The Sound And The Fury: Jason Analysis

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In William Faulkner’s The Sound and the Fury, Faulkner exemplifies that Jason’s hostile actions are the result of his obligation to protect the Compson name.

Jason’s desire to uphold his family name is clear in his actions towards his niece, Ms. Quentin. While driving in the car together, Quentin says she never uses Jason’s money and would “tear it [her dress] right off and throw it into the street” if Jason buy it, which angers him to “grab her [Quentin’s] hands there with a dozen people looking” and threatens to “make her sorry she ever drew breath” if Quentin “does a thing like that again” (Faulkner 118). Linda Welshimer Wagner’s “Jason Compson: The Demands of Honor” outlines Jason’s perception that “if he is to be in charge, he must control Quentin” because he believes that Quentin’s behaviour does not uphold the Compson name. This becomes particularly clear when “Jason follows Quentin and the man with the red tie” and he repeatedly realizes how “Quentin betrayed the family name” due to lack of “consideration for her family” and failing to “have any discretion” (Wagner 565). Quentin’s relationship with the man in the red tie is troubling for Jason, as it reminds him of Caddy’s relationship with Dalton Ames, which resulted in a premarital pregnancy. Later as Jason finds that Quentin has taken “his” money, he wants to get the money back so “the whole world” to know that he “had been robbed by Quentin, his niece, a bitch” (Faulkner 192). The robbery angered Jason because the “paradoxical family loyalty was betrayed” and the embarrassment of being robbed by a woman, both ideas tarnishing the Compson name. (Wagner 567).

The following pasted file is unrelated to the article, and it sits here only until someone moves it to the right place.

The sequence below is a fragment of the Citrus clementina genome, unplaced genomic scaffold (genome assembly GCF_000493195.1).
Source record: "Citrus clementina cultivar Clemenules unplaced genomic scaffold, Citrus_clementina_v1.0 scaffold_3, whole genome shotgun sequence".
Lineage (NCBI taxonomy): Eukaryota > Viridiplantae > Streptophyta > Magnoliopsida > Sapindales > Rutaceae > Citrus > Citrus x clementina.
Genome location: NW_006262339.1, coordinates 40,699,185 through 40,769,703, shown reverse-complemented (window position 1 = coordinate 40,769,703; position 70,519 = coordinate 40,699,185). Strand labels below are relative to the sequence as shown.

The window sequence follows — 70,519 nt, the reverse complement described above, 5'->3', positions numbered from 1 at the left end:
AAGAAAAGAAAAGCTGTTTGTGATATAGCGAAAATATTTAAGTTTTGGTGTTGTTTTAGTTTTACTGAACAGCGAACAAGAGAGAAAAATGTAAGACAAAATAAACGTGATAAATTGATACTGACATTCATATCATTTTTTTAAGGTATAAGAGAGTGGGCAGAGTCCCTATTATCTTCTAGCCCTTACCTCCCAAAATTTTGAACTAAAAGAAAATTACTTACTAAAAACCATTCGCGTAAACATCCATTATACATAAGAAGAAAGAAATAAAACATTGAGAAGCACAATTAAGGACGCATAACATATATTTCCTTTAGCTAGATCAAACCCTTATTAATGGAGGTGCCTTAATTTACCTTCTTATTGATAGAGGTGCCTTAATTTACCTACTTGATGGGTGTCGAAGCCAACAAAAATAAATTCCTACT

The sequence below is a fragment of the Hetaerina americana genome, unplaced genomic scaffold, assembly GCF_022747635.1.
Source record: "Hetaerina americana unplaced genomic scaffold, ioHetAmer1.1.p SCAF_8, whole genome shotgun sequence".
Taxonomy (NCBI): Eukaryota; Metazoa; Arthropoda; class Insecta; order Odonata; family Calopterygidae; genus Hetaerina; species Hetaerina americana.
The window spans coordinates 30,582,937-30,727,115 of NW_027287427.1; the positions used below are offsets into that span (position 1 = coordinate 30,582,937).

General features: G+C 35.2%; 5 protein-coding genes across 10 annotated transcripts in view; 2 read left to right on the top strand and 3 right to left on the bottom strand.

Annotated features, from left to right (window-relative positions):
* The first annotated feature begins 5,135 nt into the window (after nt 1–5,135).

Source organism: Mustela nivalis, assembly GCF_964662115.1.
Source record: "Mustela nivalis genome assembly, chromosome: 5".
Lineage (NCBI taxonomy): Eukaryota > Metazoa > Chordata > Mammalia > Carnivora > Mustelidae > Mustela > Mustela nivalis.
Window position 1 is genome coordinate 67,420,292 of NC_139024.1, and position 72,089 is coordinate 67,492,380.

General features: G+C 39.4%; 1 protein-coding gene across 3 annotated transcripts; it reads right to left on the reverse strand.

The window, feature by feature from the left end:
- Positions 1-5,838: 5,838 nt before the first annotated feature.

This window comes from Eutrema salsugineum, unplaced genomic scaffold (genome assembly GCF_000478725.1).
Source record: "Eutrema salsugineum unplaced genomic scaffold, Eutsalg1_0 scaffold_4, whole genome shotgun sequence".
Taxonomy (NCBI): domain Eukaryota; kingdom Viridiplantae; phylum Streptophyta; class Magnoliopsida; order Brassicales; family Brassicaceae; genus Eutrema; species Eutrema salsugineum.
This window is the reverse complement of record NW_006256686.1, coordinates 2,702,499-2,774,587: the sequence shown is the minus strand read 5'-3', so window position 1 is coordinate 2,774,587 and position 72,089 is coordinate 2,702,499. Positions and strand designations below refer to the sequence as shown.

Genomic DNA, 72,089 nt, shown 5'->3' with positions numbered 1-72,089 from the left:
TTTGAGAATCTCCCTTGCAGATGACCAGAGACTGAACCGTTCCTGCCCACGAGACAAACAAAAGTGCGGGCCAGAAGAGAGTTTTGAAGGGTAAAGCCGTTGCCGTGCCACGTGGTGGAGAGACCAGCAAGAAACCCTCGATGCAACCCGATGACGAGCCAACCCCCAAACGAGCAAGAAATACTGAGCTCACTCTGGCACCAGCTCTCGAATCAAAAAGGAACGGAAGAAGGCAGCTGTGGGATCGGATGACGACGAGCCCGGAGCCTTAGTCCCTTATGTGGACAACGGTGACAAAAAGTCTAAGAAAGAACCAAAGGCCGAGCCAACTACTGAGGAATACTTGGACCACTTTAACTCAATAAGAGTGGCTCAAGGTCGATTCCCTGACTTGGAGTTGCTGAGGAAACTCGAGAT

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While some may believe that Jason’s relationship with Benjy is filled with malice and hatred, Faulkner illustrates how Jason’s actions have an underlying principle of honor for his family name. After attacking the girls who were walking home from school, Benjy looks in the mirror and “begins to cry” while Luster tells him that “looking for them ain’t going to do no good” because “they’re gone” (Faulkner 47), revealing how Jason had Benjy castrated after the attack in order to sexual control him. Joseph C. Murphy’s “The Sound and the Fury: Criticism” discusses how “the spectacle of Benjy on the borders of the Compson property, in public view” frightens Jason because “Benjy is a constant affront to Jason’s effort to shore up the family image” (Murphy 3). While Jason (add) When Mr. Compson confronts Jason about the attack, Jason claims that he “has better sense” than to leave the gate open and it would be beneficial to “send him [Benjy] to Jackson” like he has been saying “all the time” because “this family is bad enough” (Faulkner 33). Furthermore, the novel’s appendix reveals that Benjy was “committed to the State Asylum, Jackson” in 1933, displaying that Jason’s wishes were eventually fulfilled (Faulkner 213). To Jason, the image of a mentally retarded brother in his house was embarresing and tarnished the Compson name.  


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